A Voyage Round the World, in the Years MDCCXL, I, II, III, IV. By George Anson, Esq; Commander in Chief of a Squadron of His Majesty's Ships, sent upon an Expedition to the South-Seas…. ANSON, Richard WALTER, compiler, Benjamin ROBINS.
A Voyage Round the World, in the Years MDCCXL, I, II, III, IV. By George Anson, Esq; Commander in Chief of a Squadron of His Majesty's Ships, sent upon an Expedition to the South-Seas…
A Voyage Round the World, in the Years MDCCXL, I, II, III, IV. By George Anson, Esq; Commander in Chief of a Squadron of His Majesty's Ships, sent upon an Expedition to the South-Seas…
A Voyage Round the World, in the Years MDCCXL, I, II, III, IV. By George Anson, Esq; Commander in Chief of a Squadron of His Majesty's Ships, sent upon an Expedition to the South-Seas…

A Voyage round the World…
A Voyage Round the World, in the Years MDCCXL, I, II, III, IV. By George Anson, Esq; Commander in Chief of a Squadron of His Majesty's Ships, sent upon an Expedition to the South-Seas…

London: Printed for the Author; by John and Paul Knapton, 1748.

Thick quarto, with 42 folding engraved plates and maps, very good, strong impressions of the plates; in contemporary heavily mottled calf, joints of the binding strengthened and the original lighter coloured calf spine laid over, gilt in compartments between raised bands with ship ornaments, crimson label; a fine, clean and large copy.

A fine subscriber's copy of the first edition, on large paper

A beautiful copy of the genuine first edition of this voyage classic, and an example of the rare first, de luxe and much preferred issue, with the text on large and thick paper and the superb engravings specially printed on a thicker paper than in the regular issue. It is one of the 350 large or 'Royal Paper' copies, available only to original subscribers, and confirmed as such by the asterisk next to the name of "Sir James Dashwood, Bart." on the List of Subscribers. (It was his racier Dashwood cousin and contemporary, Francis, whom we remember as the founder of the notorious Hellfire Club). This can be identified as the first of two issues by a misprinted page number (219 instead of 319) and the fact that the engraved plates are all in an early state before the addition of their identifying numbers.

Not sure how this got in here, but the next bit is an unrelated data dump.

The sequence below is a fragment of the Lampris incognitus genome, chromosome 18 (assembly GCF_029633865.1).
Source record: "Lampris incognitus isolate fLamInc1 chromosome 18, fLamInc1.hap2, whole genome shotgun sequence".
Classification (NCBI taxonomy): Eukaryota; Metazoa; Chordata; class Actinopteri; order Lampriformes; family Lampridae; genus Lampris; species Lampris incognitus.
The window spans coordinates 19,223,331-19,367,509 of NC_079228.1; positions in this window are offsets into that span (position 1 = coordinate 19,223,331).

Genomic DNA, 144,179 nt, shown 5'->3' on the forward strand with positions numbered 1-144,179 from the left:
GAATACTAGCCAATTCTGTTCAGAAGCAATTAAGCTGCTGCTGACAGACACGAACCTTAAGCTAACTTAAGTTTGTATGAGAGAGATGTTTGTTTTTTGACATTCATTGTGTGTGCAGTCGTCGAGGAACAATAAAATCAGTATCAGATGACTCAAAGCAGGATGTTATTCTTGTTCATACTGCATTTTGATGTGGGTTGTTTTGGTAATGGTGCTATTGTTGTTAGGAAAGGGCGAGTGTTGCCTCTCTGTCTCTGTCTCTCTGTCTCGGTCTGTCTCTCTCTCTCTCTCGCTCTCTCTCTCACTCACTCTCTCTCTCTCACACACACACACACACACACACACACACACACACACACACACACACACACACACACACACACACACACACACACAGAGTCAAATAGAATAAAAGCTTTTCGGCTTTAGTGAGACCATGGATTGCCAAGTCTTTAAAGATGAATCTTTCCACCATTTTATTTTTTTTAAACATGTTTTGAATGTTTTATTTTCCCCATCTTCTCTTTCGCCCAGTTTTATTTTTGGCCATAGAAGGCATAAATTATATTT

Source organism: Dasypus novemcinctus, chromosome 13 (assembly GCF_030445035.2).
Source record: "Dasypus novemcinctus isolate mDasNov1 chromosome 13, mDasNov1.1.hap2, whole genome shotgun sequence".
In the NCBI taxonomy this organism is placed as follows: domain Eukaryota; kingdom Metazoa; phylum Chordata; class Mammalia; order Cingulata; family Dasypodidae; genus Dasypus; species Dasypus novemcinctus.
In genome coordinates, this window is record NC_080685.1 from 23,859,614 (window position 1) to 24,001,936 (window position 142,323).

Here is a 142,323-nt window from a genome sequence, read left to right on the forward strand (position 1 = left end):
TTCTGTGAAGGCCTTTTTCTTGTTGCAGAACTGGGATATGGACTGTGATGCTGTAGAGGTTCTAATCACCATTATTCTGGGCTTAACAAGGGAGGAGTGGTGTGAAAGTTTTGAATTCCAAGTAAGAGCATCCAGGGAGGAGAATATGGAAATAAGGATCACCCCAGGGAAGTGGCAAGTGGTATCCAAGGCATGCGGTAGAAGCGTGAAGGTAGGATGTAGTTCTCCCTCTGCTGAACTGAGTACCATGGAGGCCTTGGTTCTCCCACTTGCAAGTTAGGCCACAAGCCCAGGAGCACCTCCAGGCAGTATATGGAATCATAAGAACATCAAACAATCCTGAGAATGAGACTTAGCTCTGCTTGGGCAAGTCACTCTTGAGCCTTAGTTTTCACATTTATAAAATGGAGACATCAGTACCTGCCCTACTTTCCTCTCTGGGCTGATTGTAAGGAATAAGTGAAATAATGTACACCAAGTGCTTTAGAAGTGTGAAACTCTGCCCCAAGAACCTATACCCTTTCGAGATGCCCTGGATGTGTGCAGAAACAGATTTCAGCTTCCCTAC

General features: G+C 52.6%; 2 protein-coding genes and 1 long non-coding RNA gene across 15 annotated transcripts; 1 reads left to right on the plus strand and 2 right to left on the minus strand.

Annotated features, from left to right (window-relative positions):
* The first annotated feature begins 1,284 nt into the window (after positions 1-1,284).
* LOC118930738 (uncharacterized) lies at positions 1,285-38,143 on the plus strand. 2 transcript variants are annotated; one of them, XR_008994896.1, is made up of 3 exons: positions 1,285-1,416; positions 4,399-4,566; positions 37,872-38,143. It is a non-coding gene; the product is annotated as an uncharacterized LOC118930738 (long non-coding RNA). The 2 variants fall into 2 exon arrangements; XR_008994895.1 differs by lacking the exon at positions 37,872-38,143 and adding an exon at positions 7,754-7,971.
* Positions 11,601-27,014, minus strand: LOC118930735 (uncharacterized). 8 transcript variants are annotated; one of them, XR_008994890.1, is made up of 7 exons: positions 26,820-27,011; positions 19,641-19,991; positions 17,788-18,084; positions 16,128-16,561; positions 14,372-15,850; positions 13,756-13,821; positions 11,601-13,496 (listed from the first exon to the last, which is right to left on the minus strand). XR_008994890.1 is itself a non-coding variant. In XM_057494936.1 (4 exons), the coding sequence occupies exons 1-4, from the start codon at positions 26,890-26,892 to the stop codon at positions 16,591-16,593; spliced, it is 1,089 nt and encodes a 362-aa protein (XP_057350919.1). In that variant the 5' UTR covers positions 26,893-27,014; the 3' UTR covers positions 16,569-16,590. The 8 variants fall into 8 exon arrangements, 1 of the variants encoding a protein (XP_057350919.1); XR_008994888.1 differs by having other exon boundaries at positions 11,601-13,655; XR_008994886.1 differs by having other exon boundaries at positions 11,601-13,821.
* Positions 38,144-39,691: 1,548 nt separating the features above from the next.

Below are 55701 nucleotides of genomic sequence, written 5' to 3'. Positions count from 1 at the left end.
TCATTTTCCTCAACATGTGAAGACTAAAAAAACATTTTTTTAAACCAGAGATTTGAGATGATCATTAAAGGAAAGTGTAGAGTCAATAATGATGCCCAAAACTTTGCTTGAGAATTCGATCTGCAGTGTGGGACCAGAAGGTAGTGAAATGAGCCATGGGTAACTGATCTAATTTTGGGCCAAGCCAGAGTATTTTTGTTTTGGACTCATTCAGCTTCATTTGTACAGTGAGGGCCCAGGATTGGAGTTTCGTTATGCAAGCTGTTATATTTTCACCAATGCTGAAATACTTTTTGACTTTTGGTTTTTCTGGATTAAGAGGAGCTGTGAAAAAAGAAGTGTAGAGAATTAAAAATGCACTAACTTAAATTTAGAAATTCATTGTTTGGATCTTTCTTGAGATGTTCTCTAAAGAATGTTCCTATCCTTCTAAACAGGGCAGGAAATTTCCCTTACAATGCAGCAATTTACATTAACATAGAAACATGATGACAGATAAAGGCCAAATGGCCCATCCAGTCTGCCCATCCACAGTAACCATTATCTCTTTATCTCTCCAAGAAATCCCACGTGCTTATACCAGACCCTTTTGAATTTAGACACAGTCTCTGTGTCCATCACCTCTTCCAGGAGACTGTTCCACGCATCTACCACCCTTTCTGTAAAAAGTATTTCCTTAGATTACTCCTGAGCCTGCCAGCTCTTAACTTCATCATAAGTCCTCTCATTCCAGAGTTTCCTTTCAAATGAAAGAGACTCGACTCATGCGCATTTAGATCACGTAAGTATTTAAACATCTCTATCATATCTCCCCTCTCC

A beautiful copy of the genuine first edition of this voyage classic, and an example of the rare first, de luxe and much preferred issue, with the text on large and thick paper and the superb engravings specially printed on a thicker paper than in the regular issue. It is one of the 350 large or 'Royal Paper' copies, available only to original subscribers, and confirmed as such by the asterisk next to the name of "Sir James Dashwood, Bart." on the List of Subscribers. (It was his racier Dashwood cousin and contemporary, Francis, whom we remember as the founder of the notorious Hellfire Club). This can be identified as the first of two issues by a misprinted page number (219 instead of 319) and the fact that the engraved plates are all in an early state before the addition of their identifying numbers.